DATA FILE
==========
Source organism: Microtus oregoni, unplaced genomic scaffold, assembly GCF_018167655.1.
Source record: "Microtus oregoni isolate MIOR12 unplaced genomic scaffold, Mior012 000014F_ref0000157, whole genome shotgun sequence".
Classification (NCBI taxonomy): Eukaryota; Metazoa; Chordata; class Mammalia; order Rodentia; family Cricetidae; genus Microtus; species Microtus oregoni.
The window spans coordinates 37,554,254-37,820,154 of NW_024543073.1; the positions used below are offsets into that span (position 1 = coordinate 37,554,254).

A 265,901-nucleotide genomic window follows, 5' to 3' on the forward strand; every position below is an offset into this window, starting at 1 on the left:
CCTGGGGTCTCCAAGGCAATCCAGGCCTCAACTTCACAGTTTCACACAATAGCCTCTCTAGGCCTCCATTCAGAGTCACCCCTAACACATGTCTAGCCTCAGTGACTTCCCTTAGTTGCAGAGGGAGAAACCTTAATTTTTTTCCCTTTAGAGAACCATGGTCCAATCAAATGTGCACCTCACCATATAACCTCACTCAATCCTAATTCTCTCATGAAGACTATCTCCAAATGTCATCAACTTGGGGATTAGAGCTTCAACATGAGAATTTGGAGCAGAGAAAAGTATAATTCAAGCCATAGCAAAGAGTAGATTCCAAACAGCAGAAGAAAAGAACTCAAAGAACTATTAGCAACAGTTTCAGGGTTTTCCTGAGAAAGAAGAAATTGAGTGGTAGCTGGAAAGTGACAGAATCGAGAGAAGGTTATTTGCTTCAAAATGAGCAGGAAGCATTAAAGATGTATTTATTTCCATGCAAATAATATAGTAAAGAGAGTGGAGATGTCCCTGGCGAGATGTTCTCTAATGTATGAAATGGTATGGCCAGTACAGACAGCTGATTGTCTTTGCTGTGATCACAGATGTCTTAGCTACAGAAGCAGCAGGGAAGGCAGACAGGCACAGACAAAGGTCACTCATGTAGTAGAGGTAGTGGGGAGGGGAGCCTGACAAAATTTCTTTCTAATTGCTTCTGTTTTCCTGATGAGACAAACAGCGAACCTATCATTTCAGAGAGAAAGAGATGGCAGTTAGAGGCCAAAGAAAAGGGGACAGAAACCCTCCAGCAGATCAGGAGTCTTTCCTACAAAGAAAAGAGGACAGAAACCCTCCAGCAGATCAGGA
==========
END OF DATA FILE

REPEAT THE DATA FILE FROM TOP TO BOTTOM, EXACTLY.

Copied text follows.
Source organism: Microtus oregoni, unplaced genomic scaffold, assembly GCF_018167655.1.
Source record: "Microtus oregoni isolate MIOR12 unplaced genomic scaffold, Mior012 000014F_ref0000157, whole genome shotgun sequence".
Classification (NCBI taxonomy): Eukaryota; Metazoa; Chordata; class Mammalia; order Rodentia; family Cricetidae; genus Microtus; species Microtus oregoni.
The window spans coordinates 37,554,254-37,820,154 of NW_024543073.1; the positions used below are offsets into that span (position 1 = coordinate 37,554,254).

A 265,901-nucleotide genomic window follows, 5' to 3' on the forward strand; every position below is an offset into this window, starting at 1 on the left:
CCTGGGGTCTCCAAGGCAATCCAGGCCTCAACTTCACAGTTTCACACAATAGCCTCTCTAGGCCTCCATTCAGAGTCACCCCTAACACATGTCTAGCCTCAGTGACTTCCCTTAGTTGCAGAGGGAGAAACCTTAATTTTTTTCCCTTTAGAGAACCATGGTCCAATCAAATGTGCACCTCACCATATAACCTCACTCAATCCTAATTCTCTCATGAAGACTATCTCCAAATGTCATCAACTTGGGGATTAGAGCTTCAACATGAGAATTTGGAGCAGAGAAAAGTATAATTCAAGCCATAGCAAAGAGTAGATTCCAAACAGCAGAAGAAAAGAACTCAAAGAACTATTAGCAACAGTTTCAGGGTTTTCCTGAGAAAGAAGAAATTGAGTGGTAGCTGGAAAGTGACAGAATCGAGAGAAGGTTATTTGCTTCAAAATGAGCAGGAAGCATTAAAGATGTATTTATTTCCATGCAAATAATATAGTAAAGAGAGTGGAGATGTCCCTGGCGAGATGTTCTCTAATGTATGAAATGGTATGGCCAGTACAGACAGCTGATTGTCTTTGCTGTGATCACAGATGTCTTAGCTACAGAAGCAGCAGGGAAGGCAGACAGGCACAGACAAAGGTCACTCATGTAGTAGAGGTAGTGGGGAGGGGAGCCTGACAAAATTTCTTTCTAATTGCTTCTGTTTTCCTGATGAGACAAACAGCGAACCTATCATTTCAGAGAGAAAGAGATGGCAGTTAGAGGCCAAAGAAAAGGGGACAGAAACCCTCCAGCAGATCAGGAGTCTTTCCTACAAAGAAAAGAGGACAGAAACCCTCCAGCAGATCAGGA